It starts with Mayor Bloomberg. The mayor strengthened the role of [DDC commissioner] David Burney and his agency, and he has appointed a number of commissioners who are interested in design—a transportation commissioner who is passionate about it, a city planning commissioner who cares about the way things are built.
Last year, the Art Commission—which was formed in 1898—was renamed the Design Commission. Why the change?
The word “art” never fully reflected all of the agency’s responsibilities. Art is still an important part of that office—we just raised private money to restore all the portraits in City Hall—but “design” better describes the mandate. There are many landscape and construction projects that come under review, and we currently have probably the strongest Commission we’ve ever seen: the architect Jim Polshek, landscape architect Signe Nielsen, Guy Nordenson—finally, an engineer on the commission! We’re very lucky.
Where does your own interest in design come from?
I’m a New Yorker, and I care about the built environment. But being the director of the Art Commission for seven years made me look at the design of everything from streetlights to garbage receptacles with interest. When I was at the Art Commission, we organized an exhibition on street furniture from the early 20th century. We had drawings for a drinking fountain for horses from 1908, but we didn’t know where the fountain was. We tracked it down at the Vetport at JFK, and had it out in front of City Hall during the exhibition. We then decided to place it in Central Park for use by the hansom cabs—it’s near the entrance on 59th Street near Seventh Avenue. The other day I was driving through the park and I was so excited to see that fountain. Once you get into design, it becomes part of your life and never goes away.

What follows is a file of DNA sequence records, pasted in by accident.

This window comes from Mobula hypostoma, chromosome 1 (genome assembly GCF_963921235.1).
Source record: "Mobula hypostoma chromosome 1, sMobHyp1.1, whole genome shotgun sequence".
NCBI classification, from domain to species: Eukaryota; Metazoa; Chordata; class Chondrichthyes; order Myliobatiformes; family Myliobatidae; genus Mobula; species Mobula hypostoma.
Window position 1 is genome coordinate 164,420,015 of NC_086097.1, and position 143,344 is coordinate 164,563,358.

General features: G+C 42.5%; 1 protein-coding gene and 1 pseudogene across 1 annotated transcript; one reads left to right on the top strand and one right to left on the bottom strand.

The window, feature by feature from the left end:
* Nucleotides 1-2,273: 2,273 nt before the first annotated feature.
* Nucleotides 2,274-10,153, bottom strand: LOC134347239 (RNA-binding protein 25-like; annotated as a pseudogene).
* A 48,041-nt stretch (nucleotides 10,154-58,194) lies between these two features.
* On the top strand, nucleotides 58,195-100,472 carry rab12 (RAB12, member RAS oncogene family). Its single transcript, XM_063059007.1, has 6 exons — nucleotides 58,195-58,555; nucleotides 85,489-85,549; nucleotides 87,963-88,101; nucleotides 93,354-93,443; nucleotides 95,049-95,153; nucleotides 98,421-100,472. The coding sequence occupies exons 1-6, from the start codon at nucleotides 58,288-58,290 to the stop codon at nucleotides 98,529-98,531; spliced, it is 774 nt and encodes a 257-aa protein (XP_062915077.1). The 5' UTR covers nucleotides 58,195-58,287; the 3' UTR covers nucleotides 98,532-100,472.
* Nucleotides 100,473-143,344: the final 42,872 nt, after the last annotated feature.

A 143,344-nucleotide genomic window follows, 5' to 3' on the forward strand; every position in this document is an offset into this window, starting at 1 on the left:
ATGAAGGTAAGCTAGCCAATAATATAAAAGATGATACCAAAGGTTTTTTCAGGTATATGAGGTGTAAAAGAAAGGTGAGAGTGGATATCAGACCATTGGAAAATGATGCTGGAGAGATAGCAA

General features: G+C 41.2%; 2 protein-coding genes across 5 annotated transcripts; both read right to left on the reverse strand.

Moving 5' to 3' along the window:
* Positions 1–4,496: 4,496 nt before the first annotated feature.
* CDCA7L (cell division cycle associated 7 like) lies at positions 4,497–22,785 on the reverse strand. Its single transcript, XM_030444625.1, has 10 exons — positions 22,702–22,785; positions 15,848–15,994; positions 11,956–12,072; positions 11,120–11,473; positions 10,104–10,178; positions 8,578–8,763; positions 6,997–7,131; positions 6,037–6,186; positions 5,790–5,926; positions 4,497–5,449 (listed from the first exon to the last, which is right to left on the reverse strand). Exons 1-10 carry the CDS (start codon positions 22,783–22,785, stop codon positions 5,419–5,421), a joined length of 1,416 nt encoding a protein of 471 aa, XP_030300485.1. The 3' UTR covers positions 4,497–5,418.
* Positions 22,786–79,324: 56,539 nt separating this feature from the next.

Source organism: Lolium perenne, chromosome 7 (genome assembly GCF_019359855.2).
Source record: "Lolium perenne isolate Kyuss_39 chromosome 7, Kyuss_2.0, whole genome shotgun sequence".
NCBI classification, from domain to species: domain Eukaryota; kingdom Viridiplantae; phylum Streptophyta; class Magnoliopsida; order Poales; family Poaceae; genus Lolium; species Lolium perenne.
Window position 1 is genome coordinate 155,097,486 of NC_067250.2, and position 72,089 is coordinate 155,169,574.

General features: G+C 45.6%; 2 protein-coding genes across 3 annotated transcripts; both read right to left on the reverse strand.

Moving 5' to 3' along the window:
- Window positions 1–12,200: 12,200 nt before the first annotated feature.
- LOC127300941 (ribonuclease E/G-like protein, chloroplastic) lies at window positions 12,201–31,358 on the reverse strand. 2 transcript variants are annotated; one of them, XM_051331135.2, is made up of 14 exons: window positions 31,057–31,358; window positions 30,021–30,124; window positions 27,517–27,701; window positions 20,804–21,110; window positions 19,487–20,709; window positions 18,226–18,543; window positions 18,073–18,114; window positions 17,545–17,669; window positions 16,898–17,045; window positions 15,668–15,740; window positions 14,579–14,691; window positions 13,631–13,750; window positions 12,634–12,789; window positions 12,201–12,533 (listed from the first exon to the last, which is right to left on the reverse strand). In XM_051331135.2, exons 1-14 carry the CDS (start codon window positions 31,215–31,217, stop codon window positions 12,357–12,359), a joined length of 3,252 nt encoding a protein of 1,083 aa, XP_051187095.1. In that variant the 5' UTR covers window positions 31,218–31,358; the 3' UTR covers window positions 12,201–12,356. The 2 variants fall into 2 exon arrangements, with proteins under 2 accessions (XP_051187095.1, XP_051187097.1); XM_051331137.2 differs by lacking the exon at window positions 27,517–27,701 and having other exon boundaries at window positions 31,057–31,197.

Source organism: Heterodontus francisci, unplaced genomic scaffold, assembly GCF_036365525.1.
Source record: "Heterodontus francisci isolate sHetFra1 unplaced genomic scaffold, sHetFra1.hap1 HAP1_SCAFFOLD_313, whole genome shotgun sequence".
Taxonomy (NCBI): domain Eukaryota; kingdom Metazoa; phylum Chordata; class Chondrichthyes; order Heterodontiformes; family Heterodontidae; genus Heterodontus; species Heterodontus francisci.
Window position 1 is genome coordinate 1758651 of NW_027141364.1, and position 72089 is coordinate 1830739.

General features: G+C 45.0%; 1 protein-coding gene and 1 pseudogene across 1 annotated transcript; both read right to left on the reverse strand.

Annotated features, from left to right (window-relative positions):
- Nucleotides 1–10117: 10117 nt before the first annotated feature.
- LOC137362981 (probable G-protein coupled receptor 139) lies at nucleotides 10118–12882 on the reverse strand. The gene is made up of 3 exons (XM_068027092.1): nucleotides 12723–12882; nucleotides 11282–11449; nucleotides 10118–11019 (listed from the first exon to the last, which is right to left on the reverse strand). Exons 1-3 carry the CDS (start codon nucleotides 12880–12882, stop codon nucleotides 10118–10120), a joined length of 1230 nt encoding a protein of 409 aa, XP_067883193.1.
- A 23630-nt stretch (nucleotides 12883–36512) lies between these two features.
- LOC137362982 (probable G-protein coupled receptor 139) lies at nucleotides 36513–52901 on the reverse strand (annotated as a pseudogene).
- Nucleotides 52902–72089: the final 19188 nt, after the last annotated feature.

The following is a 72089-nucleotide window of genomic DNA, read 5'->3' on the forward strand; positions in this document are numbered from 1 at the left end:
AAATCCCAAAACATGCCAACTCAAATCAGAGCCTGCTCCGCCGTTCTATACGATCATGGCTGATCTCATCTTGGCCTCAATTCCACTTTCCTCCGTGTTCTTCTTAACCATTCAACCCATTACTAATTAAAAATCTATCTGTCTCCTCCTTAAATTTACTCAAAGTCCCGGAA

What effort are you proudest of?
I was very excited to be a part of the relocation of the City Clerk’s office, which is where the Marriage Bureau is. The City Clerk’s office used to be in the Municipal Building, and people had to stand on several lines and interact with several different people behind several different imposing windows. Now we have a new, larger space on Worth Street, and you can take care of everything with one clerk, in one place, without standing on any lines. There’s a mural of City Hall that you can have your picture taken in front of and a City Store, where you can get everything you need for your wedding ceremony—in case, say, you forgot your camera. The two chapels have artwork on loan from the Brooklyn Museum, and—perhaps most important to brides—the restrooms have full-length mirrors so people can actually see how they look. It’s creative and a much more efficient way to do business with the city.